Australex 2013: Endangered Words, and Signs of Revival The University of Adelaide, Australia

By July 19, 2012


Australex 2013: Endangered Words, and Signs of Revival

The University of Adelaide, Australia

Organizers: Professor Ghil‘ad Zuckermann and Dr Julia Miller

WHEN: Thursday-Saturday 25-27 July 2013

WHERE: The University of Adelaide, North Terrace, Adelaide City Centre, Australia

Deadline for Abstract Submissions: 1 December 2012

Notification of Acceptance: 1 February 2013

Keynote Speakers:

Dr Luise Hercus, Australian National University: A Fifty Year Perspective on Endangered Words and Revival: A Golden Jubilee?

Professor Christopher Hutton, The University of Hong Kong: Reclaiming Socio-Cultural Memory: Creating a Reference Dictionary of Hong Kong Cantonese Slogans and Quotations.

Focus Speakers:

Professor Peter Mühlhäusler, The University of Adelaide: Producing a Dictionary for an Unfocused Language: The Case of Pitkern and Norf’k.

Dr Michael Walsh, The University of Sydney: Endangered Words in the Archive: The Rio Tinto / Mitchell Library Project.

Australex 2013 will feature scholarly and emotional celebrations, marking for example Dr Luise Hercus’s 50-year work on Aboriginal languages and Professor Peter Mühlhäusler’s 20-year scholarship at the University of Adelaide. On Saturday 27 July 2013 we shall explore the beauty of the Adelaide Hills.

Call for Papers

The theme for Australex 2013 is ‘Endangered Words, and Signs of Revival’. Papers may address a wide range of areas associated with lexicography, lexicology, endangered languages, Revival Linguistics, semantics, endangered meanings, extinct concepts, contact linguistics, social empowerment through language, and words, culture and identity. Topics may include dictionaries in Indigenous, minority and other endangered communities, dialectal lexicons, the educational and cultural roles of dictionaries, talknological dictionaries, dictionaries and Native Tongue Title, lexical engineering, and language policy and lexicography. Papers can address controversies such as the ‘Give us authenticity or give us death’ argument and the descriptive/prescriptive debate. Other topics may include learners’ dictionaries, specialist dictionaries, phraseology, proverbs, onomastics and terminology. All welcome.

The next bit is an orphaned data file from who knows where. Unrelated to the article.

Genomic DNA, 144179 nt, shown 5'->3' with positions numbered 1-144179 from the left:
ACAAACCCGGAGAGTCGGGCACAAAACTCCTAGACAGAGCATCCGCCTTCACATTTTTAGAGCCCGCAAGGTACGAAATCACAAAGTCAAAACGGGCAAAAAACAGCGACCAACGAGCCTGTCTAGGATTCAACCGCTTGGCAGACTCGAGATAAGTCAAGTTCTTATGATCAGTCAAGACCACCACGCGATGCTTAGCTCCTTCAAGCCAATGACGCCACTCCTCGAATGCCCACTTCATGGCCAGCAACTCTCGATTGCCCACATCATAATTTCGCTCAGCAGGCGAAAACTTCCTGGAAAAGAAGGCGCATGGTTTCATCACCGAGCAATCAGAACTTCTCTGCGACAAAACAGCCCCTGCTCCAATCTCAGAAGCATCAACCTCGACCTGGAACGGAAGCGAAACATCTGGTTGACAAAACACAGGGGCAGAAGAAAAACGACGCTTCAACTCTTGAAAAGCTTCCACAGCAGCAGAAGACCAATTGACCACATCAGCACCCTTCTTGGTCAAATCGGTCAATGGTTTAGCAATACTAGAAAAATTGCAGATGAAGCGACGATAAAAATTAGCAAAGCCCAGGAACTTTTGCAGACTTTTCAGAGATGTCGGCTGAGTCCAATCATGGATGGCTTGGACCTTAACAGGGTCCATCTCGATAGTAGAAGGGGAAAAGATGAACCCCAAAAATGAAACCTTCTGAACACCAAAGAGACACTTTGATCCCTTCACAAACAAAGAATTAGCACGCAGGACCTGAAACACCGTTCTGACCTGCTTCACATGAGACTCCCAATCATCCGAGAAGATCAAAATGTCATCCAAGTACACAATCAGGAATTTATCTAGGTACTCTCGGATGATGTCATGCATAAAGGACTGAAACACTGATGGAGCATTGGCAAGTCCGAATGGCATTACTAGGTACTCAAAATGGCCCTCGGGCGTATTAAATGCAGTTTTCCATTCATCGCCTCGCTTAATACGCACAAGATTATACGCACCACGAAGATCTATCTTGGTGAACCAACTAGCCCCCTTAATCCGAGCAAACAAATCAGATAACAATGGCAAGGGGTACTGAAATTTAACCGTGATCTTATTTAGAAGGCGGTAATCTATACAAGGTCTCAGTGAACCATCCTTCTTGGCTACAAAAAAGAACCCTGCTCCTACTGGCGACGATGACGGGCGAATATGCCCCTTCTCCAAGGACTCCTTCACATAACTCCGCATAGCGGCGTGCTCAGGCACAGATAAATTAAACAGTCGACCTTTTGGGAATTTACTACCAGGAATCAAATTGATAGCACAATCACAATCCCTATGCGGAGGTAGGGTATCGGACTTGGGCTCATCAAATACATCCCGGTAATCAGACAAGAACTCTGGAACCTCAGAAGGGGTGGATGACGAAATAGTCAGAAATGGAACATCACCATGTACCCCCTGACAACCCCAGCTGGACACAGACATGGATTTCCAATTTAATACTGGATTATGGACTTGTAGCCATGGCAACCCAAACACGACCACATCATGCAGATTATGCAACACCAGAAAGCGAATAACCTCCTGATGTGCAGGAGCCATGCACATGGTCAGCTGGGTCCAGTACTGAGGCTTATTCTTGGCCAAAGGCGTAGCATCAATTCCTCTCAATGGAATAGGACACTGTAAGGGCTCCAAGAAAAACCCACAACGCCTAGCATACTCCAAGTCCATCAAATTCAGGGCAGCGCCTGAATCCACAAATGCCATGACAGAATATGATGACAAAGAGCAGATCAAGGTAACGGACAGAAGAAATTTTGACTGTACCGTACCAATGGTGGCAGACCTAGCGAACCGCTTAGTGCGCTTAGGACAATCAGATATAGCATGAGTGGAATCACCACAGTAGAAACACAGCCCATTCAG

If you would like to propose a panel or submit a paper or a poster, would you please email an abstract of no more than 400 words in a Word document to by 1 December 2012. Abstracts may include up to 5 references. Notification of acceptance will be sent out BY 1 February 2013.

Up to two student bursaries are available to assist full-time students from Australia and New Zealand to attend the conference and present a paper.

Please see for further details.